world, and the inseparability of its constituent parts” intertwine the universe (Trask 1993). In the Hawaiian belief, Papa and Wakea, earth-mother and earth-father created the Hawaiian Islands. Their offspring the taro plant and from the taro the Hawaiian culture was born. Later in the essay, Trask talks about the importance of each individual family member. “In Hawaii, as in all of Polynesia, younger siblings must serve and honor elder siblings who, in turn must feed and care for their younger siblings” (Trask 1993). Trask also says that the western culture brought the idea of adopting children not of Hawaiian legacy which changed the genealogy of Hawaiian familiies. Later in the Conklin’s interview he gives us Trask’s definition of “racism” which is where one ethnic or racial group dominates another to gain the culture and ethical values. For example, how the United States of America “dominated” Hawaii. Trask is able to use logos to prove how tourism has affected the Hawaiian culture. Trask refers to Hawaii as a “She” who “Rubs off” on the visitor with her magical presence. The beauty of Hawaii is used as an escape from “Rawness and violence” for most
Americans though, Trask mentions that the land has a “Western sexual sickness” (Trask 1993). “Of course, all this hype is necessary to hide the truth about tourism, the awful exploitative truth that the industry is the major cause of environmental degradation, low wages, land dispossession, and the highest cost of living in the United States” (Trask 1993). Trask says that the areas of Hawaii which were “sacred” to the Hawaiian’s have now been turned into top of the line hotels. The beaches that were once full of fishermen and their nets are used for recreational activities like surfing getting a tan and jet skiing. On most of the beaches owned by resorts, the beaches are reserved for hotel residences only. In the essay, Trask gives the readers logos as to how tourism is changing the land. For example, thirty years ago the ratio of Hawaiians outnumbered the tourist 2:1. Today, 4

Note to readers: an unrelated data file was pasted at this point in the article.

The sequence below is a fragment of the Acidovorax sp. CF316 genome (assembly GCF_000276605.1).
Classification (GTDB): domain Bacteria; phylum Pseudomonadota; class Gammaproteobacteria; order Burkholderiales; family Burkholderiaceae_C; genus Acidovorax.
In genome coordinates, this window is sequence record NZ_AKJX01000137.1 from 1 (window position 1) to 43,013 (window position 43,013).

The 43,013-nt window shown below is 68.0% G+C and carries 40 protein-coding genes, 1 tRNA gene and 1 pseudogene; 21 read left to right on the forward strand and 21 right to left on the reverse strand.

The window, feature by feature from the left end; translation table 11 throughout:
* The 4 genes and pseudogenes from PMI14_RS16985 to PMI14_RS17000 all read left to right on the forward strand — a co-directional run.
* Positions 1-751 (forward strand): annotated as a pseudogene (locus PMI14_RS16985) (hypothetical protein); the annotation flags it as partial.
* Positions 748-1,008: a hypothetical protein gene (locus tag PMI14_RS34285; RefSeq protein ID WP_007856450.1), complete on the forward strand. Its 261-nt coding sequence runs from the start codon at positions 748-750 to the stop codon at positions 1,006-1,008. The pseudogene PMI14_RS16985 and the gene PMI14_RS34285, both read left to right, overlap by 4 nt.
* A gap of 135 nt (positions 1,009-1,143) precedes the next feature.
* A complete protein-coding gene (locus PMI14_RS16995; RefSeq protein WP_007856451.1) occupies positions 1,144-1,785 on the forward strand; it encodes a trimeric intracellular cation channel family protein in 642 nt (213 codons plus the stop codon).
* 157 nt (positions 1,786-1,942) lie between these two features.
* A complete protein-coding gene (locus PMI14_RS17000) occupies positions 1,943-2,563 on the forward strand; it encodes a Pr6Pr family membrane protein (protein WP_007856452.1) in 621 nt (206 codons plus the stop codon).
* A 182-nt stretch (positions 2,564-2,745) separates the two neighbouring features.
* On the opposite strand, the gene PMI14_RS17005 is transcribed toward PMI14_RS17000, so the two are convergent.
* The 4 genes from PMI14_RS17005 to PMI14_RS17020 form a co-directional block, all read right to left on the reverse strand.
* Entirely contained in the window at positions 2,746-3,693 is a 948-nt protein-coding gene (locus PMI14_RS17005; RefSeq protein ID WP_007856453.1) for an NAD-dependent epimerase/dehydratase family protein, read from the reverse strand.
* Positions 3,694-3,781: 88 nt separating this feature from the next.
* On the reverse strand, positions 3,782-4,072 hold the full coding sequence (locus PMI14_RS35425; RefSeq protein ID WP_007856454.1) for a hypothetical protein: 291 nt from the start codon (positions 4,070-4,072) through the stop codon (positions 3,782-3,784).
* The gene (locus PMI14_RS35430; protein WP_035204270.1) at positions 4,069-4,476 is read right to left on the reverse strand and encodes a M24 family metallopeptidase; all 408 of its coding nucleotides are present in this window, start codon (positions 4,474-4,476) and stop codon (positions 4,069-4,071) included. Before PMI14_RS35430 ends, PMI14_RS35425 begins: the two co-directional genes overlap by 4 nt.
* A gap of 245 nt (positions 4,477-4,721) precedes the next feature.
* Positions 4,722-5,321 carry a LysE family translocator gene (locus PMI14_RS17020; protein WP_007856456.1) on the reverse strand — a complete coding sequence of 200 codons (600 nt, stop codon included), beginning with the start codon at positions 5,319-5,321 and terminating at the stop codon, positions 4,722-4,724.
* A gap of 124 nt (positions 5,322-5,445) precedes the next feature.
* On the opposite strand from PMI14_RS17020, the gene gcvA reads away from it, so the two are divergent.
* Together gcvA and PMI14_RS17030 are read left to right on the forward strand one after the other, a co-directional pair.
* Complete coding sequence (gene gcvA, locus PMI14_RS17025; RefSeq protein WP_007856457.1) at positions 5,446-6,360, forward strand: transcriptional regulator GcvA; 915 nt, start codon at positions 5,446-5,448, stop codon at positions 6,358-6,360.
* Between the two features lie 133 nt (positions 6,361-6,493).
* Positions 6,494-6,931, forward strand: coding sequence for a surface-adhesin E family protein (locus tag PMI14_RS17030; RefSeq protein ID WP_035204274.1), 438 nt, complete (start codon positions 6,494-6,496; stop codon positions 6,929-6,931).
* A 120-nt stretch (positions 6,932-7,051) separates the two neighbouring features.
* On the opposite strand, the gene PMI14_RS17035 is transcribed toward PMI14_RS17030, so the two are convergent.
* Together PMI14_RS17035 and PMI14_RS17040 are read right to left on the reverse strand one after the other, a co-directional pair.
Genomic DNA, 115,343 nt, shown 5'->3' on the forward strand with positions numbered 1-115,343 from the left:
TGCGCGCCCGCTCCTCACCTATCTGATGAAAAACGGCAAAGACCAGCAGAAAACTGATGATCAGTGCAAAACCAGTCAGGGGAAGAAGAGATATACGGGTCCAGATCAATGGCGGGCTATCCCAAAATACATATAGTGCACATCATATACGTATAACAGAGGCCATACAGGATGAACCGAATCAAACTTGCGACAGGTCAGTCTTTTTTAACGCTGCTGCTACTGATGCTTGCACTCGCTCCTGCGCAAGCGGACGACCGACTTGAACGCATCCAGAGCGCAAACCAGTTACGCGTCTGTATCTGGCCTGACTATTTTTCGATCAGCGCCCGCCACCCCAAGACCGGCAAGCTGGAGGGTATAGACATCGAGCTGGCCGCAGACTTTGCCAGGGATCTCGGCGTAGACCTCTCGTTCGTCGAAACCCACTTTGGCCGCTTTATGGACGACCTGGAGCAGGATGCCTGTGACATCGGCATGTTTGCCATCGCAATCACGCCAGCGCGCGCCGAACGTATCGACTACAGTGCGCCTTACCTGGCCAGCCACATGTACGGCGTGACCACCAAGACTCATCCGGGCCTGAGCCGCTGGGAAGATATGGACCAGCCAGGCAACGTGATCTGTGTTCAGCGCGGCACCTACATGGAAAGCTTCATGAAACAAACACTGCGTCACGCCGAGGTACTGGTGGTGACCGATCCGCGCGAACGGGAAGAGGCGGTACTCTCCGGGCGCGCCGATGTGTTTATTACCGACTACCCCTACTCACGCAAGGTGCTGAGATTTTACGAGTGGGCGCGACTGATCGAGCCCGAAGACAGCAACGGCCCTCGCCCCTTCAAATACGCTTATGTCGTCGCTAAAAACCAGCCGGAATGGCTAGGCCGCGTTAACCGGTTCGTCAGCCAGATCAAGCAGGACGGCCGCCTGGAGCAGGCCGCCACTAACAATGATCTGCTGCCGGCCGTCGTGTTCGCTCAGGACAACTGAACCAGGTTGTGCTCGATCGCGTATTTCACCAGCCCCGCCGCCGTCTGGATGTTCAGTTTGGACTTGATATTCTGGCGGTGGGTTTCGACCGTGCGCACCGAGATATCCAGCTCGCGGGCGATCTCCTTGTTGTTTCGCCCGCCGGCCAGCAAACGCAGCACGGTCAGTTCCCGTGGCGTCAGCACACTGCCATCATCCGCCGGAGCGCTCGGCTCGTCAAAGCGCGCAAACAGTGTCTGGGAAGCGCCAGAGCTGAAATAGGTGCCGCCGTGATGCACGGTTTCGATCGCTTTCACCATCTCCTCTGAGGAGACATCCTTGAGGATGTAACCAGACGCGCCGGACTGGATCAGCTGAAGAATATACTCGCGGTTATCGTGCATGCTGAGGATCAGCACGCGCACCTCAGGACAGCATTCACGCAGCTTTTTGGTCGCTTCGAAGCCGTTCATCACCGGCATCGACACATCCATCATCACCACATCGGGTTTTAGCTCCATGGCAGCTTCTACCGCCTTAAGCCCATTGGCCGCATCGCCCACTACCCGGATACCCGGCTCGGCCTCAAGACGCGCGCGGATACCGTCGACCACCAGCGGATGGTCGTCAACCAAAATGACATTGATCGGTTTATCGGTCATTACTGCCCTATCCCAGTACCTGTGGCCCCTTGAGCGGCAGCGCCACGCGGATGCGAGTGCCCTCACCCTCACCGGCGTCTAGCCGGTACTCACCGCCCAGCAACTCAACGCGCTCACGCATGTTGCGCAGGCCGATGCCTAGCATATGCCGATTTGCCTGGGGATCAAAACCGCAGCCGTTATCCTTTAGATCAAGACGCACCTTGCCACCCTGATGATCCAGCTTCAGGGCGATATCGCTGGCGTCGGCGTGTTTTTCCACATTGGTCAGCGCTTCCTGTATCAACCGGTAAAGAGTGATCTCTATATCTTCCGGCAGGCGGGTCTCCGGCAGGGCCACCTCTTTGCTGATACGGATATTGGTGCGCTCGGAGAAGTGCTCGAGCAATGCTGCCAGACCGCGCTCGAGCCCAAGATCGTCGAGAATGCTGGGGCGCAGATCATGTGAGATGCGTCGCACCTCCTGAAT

tourist outnumber residents by 30:1. Another example is “Nearly one-fifth of Hawaii’s “Tourist flock to my Native land for escape, but they are escaping into a state of mind while participating in the destruction of a host people in a Native place”. As the tourist industry booms, hotels, golf courses and businesses change the view of the Hawaiian culture to one known for entertainment purposes. The purpose for the entertainment is the profit not the joyful celebration on the Hawaiian culture. In the essay Lovely Hula Hands, Trask wrote to inform the readers that tourism, but mainly the western culture has changed the ways of the Hawaiian way of life. The culture that was once survived by living by the way of the land was now changed in to the survival of tourism and the entertainment business of the Hawaiian culture. Trask ends the essay by reemphasizing her logos and pathos view on the prostitution of the Hawaiian culture and the destruction of the land. The colonization has changed the Hawaiian culture from being sacred to being used as enjoyment. Tourism may have given job opportunities to the young people, but they are very limited to their jobs. Trask shows the reader much emotion and shares facts with the reader allowing them to feel connected with her as they read. Trask’s main point was that tourism should stop because it is ruining the way of the land and the sacredness of the Hawaiian Culture. “After all, a prostitute is only as good as her income-producing talents. These talents, in Hawaiian terms, are the hula;
the generosity, or aloha, of our people; the u’i or youthful beauty of our women and men; and the continuing allure of our lands and waters, that is, of our place, Hawai’i” (Trask 1993) “We don’t want or need any more tourist, and we certainly don’t like them. If you want to help our cause, pass this message on to your friends” (Trask 1993).

Works Cited
Conklin, Ken. “Professor Haunani-Kay Trask.” N.p., 2002. Web. 10 Mar. 2014.

Trask, Haunani-Kay. “Lovely Hula Hands.” From a Native Daughter: Colonialism and
Sovereignty in Hawaii. Monroe, ME.: Common Courage, 1993. Print.